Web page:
WUKAN, China – Two protesters who led a rebellion against officials accused of stealing farmland were elected Saturday to run their fishing village in a much-watched election that reformers hope will promote democracy as a way to settle many of the myriad disputes besetting China.
Thousands of villagers filled in pink ballots for the seven-member village committee in Wukan in southern China’s Guangdong province.
By the end of the day, the election committee declared Lin Zuluan and Yang Semao the new village head and deputy head. The pair had been instrumental in organizing protests in Wukan last year that flared into violence, with villagers smashing a police station and cars. After key activists were detained in December, villagers drove out officials and barricaded themselves in for 10 days, keeping police out and holding boisterous rallies.
Unlike similar standoffs in China that often end in arrests, the provincial government conceded. It offered to stage new elections, return some of the disputed farmland and release the detained activists, as well as the body of one who died in detention.
In Saturday’s polls, villagers could vote for anyone, though 23 people announced their candidacies.
The fact that many of the activists in Wukan’s revolt ran for membership in the village committee is a precedent.
Voters said the new leadership should improve local livelihoods.
“We were suppressed by the former leaders,” said resident Yang Zunpei. “It was impossible for the village to have a better development. Many corrupt leaders left our village underdeveloped.”
China has allowed villages to hold elections for nearly three decades to select committees to manage finances, land use and other local affairs. In practice, however, the elections have been rife with problems. Elected leaders, backed by popular support, often rival local Communist Party officials. Feeling threatened, party officials have often tried to manipulate the results. The effect over time has been to sap confidence in the village elections.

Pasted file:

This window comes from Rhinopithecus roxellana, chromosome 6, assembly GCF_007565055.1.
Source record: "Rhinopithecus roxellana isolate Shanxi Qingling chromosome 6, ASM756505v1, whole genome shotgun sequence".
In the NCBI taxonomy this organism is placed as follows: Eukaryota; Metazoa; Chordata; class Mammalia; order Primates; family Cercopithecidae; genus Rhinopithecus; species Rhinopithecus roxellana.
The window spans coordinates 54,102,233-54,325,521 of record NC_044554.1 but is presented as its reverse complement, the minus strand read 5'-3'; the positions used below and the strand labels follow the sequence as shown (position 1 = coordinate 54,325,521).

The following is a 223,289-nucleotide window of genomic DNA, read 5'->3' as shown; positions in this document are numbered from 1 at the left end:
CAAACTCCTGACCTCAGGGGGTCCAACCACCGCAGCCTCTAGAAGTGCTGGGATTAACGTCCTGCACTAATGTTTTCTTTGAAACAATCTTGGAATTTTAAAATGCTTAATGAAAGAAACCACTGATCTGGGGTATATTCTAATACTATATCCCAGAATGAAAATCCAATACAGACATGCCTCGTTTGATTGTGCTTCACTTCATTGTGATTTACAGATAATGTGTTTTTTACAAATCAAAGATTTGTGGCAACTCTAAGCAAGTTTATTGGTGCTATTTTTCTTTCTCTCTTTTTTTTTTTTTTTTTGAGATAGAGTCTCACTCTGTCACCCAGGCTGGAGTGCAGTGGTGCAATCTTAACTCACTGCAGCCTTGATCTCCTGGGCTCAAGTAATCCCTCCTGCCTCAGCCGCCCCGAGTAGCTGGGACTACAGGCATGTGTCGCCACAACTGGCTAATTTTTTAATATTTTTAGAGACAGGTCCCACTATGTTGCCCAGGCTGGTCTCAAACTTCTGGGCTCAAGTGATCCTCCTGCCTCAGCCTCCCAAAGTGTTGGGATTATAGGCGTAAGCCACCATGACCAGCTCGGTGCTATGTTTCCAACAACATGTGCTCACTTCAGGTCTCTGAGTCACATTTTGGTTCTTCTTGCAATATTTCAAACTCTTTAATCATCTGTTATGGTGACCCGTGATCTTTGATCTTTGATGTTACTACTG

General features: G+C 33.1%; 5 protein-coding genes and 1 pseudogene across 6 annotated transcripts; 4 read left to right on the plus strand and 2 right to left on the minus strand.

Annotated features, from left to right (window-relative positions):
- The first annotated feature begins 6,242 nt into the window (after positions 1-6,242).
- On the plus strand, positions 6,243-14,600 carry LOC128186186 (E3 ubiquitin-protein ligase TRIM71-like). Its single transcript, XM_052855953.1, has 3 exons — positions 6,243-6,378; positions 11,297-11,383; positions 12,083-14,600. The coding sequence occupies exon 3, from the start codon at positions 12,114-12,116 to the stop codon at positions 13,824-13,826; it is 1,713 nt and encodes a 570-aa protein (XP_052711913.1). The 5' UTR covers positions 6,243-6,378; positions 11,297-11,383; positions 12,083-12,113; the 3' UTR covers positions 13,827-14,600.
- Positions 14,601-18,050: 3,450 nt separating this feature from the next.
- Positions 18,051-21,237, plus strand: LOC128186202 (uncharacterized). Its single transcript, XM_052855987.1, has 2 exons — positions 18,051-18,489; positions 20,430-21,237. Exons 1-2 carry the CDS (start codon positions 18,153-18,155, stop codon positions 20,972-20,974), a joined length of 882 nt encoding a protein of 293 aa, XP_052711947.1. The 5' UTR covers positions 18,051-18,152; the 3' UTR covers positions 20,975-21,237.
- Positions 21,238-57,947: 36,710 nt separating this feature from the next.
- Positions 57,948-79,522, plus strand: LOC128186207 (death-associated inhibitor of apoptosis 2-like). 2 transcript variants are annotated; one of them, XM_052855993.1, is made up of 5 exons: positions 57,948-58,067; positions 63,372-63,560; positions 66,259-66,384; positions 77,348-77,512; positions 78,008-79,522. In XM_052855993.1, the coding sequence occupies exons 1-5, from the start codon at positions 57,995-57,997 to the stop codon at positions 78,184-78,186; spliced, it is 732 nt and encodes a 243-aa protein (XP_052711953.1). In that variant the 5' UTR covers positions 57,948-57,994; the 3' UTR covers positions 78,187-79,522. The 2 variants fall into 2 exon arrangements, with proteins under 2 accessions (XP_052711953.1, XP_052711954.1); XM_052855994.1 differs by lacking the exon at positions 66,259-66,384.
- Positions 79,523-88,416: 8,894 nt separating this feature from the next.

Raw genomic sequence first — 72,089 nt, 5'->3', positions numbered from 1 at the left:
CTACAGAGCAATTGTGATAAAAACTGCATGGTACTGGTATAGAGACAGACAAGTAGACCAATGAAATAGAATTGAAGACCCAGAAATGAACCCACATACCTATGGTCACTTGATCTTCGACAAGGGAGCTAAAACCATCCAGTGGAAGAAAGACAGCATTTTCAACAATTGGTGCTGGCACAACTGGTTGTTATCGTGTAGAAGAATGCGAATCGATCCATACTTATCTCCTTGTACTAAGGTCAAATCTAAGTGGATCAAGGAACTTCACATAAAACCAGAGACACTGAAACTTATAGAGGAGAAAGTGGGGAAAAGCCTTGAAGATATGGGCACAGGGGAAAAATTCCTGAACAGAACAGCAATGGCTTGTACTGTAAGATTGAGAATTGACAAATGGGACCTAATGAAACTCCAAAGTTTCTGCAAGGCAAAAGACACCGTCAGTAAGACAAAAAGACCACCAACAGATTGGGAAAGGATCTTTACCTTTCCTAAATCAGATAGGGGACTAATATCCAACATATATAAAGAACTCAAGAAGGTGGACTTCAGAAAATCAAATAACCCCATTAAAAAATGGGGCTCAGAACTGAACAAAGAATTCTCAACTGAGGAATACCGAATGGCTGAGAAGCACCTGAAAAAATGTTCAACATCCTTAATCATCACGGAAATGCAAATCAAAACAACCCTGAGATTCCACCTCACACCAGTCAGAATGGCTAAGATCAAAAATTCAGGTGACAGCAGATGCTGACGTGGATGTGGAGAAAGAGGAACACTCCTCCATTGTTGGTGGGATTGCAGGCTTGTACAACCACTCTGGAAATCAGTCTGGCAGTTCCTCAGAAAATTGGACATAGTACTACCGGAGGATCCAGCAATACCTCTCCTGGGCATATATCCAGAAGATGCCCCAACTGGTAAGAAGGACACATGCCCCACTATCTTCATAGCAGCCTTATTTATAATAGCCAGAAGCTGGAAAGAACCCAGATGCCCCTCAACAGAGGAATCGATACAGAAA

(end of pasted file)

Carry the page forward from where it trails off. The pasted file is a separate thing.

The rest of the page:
By those standards, Wukan is conducting what appears to be one of China’s freest polls, and some believe it is blazing a path for others to follow.
“Hopefully local authorities in other places of Guangdong and even other provinces will refer to Wukan as a precedent when they face similar situations,” said Li Lianjiang, an expert on Chinese local elections and protests at the Chinese University of Hong Kong.
Tens of thousands of protests occur in China each year, many of them compounded by indifferent if not corrupt local officials. In Wukan, villagers said the local head, in power for decades, sold their farmland to developers without their consent.
Their ouster was hailed by more liberal Chinese state media and democratic campaigners as the “Wukan model” – a systematic approach in which the government puts the interests of villagers ahead of its usual emphasis on maintaining order, often backed by police. Wang Yang, Guangdong’s party secretary who has a reputation as a reformer, said Wukan showed that a balance can be struck between “preserving stability and preserving rights.”
Many experts, however, said it’s far too soon to say if political leaders will summon the will to replicate Wukan’s experience elsewhere.
“Wukan so far is an exceptional case,” said Li Fan, who runs a private think tank in Beijing that has been involved in local government experiments. “In this case, no matter how well the Wukan village elections proceed, the impact on the development of grass-roots democracy is very limited.”